Bohemians announce partnership with Amnesty International

The club will wear a jersey with an image of a family fleeing war on their away jersey

Bohemians’ away jersey for the coming season. Photograph: @bfcdublin

Bohemians’ away jersey for the coming season. Photograph: @bfcdublin

 

Bohemian FC have announced a partnership with Amnesty International in which it will highlight the plight of families in direct provision and seek to promote the campaign to end the system which is used to accommodate more than 5,000 refugees in Ireland.

The club will wear a jersey with an image of a family fleeing war on their away jersey for the coming season which, for them, kicks off at the weekend with a game against Shamrock Rovers at Dalymount Park. The shirt will also carry an anti-racism message. The entire venture is said to have been supported by the club’s main shirt sponsor, Des Kelly Interiors.

“We’re delighted to unveil this very special shirt,” said Bohemians director Daniel Lambert. “At the core of the Bohemian identity is inclusiveness and a desire to utilise football as a means to improve our society as a whole.

“This builds on a deep and lasting relationship we have built with the Movement of Asylum Seekers in Ireland (MASI) and through multiple engagements with people living in direct provision.”

Amnesty International executive director Colm O’Gorman described the system, which often involves housing refugees in unsuitable conditions in former hotels in remote parts of the country, as “an ongoing human rights scandal.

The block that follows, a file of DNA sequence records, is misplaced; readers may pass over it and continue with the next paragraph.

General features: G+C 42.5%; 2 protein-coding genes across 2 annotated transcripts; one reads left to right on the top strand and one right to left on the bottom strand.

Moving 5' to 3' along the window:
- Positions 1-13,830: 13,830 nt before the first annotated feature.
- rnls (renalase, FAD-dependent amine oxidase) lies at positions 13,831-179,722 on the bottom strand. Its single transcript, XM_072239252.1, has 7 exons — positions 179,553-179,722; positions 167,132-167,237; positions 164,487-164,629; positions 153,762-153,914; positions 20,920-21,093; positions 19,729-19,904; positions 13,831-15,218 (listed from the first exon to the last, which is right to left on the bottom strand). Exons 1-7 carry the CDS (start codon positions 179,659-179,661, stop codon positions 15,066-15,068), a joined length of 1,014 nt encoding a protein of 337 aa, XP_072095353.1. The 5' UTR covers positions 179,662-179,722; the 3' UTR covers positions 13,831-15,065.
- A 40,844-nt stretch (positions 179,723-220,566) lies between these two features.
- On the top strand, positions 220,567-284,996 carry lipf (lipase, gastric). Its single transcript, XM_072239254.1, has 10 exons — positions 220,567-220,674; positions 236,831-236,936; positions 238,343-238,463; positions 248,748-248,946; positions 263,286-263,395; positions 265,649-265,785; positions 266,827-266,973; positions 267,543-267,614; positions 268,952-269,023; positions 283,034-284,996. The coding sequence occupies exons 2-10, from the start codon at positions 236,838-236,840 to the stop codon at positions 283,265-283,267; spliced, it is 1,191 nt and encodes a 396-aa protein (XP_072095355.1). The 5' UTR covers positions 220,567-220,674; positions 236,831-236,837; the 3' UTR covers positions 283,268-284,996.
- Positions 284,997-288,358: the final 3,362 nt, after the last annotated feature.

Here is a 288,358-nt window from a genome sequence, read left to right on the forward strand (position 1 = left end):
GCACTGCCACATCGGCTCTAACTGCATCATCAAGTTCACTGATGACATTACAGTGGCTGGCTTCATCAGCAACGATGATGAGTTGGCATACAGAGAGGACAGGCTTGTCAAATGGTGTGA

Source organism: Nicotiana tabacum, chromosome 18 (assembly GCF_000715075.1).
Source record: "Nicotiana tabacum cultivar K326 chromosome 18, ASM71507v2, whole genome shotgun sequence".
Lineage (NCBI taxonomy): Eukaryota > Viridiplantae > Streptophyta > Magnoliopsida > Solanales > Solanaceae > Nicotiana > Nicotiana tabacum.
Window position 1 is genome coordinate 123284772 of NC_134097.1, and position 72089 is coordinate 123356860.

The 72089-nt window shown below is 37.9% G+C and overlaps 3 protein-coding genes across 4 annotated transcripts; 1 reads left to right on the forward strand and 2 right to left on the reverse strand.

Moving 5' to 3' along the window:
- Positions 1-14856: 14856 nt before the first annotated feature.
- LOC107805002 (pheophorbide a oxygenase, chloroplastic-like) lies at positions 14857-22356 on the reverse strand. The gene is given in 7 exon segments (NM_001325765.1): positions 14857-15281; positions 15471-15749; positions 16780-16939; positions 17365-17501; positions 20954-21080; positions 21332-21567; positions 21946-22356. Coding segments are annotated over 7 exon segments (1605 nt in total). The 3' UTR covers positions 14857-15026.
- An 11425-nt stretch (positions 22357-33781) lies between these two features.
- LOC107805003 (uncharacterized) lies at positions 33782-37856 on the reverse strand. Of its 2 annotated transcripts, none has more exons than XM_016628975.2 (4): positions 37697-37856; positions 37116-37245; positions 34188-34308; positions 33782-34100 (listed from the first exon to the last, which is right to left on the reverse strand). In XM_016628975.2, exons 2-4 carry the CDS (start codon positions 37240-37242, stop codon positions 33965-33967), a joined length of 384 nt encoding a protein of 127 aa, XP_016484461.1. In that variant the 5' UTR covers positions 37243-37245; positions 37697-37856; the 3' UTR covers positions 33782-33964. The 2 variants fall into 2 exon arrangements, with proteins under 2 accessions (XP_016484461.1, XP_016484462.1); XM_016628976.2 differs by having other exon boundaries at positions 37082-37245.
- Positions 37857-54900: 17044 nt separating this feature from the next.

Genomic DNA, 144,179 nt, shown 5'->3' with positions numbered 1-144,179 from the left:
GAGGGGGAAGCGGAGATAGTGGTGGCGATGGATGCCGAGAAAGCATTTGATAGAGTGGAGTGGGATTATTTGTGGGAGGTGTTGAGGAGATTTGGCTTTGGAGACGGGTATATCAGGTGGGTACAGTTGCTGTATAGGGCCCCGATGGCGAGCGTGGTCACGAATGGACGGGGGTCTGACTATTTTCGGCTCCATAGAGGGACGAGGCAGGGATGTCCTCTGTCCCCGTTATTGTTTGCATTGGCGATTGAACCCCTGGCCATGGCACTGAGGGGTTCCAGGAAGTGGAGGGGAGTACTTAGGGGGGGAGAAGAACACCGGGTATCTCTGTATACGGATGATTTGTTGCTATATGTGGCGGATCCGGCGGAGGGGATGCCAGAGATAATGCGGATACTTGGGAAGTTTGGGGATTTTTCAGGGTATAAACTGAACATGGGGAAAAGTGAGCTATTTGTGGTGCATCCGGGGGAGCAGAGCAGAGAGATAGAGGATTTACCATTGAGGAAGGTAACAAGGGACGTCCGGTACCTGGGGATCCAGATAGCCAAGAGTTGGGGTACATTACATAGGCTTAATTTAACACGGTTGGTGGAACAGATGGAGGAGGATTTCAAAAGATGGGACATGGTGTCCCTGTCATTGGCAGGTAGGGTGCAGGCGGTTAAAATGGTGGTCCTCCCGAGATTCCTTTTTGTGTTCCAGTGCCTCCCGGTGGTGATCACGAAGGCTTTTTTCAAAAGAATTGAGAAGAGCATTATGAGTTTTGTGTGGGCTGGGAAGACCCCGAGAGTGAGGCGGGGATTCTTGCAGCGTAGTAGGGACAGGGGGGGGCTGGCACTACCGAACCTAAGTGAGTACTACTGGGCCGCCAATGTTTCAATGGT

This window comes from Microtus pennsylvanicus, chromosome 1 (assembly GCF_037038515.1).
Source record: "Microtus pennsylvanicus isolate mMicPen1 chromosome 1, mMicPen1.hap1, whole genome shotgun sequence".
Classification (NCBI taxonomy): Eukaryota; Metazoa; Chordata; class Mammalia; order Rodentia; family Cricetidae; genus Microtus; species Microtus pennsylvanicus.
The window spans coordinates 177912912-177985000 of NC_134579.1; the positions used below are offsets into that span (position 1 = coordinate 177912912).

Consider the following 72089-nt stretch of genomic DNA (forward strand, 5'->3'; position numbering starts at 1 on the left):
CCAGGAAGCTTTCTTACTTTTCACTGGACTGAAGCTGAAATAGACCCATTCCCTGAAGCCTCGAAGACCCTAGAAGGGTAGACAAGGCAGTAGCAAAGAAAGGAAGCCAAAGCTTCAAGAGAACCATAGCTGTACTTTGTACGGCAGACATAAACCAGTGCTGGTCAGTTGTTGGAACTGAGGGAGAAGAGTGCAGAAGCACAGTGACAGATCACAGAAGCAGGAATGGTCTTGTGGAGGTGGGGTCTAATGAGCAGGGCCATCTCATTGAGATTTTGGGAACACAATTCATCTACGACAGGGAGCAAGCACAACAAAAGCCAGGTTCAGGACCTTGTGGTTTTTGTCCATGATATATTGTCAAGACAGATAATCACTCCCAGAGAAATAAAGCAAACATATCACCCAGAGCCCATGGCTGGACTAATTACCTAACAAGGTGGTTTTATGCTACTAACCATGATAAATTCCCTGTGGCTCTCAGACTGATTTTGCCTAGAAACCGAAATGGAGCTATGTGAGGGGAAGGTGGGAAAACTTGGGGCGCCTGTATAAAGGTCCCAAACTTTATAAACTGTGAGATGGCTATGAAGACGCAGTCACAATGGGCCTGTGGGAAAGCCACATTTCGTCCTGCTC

“The system is fundamentally flawed,” he said, “trapping people for years in limbo and isolating them from communities in inhumane, institutionalised conditions. We know there are challenges like the current housing crisis, but this has been going on for 20 years through successive governments. We need a new approach, one that protects people’s human rights.”

Lucky Khambul of MASI said that the organisation was delighted with the relationship it has enjoyed with the club. “It is encouraging to see the club forge relations with asylum seekers who regularly attend matches and the team opening the stadium for us to use for events,” he said.

The Irish Times Logo
Commenting on The Irish Times has changed. To comment you must now be an Irish Times subscriber.
SUBSCRIBE
GO BACK
Error Image
The account details entered are not currently associated with an Irish Times subscription. Please subscribe to sign in to comment.
Comment Sign In

Forgot password?
The Irish Times Logo
Thank you
You should receive instructions for resetting your password. When you have reset your password, you can Sign In.
The Irish Times Logo
Please choose a screen name. This name will appear beside any comments you post. Your screen name should follow the standards set out in our community standards.
Screen Name Selection

Hello

Please choose a screen name. This name will appear beside any comments you post. Your screen name should follow the standards set out in our community standards.

The Irish Times Logo
Commenting on The Irish Times has changed. To comment you must now be an Irish Times subscriber.
SUBSCRIBE
Forgot Password
Please enter your email address so we can send you a link to reset your password.

Sign In

Your Comments
We reserve the right to remove any content at any time from this Community, including without limitation if it violates the Community Standards. We ask that you report content that you in good faith believe violates the above rules by clicking the Flag link next to the offending comment or by filling out this form. New comments are only accepted for 3 days from the date of publication.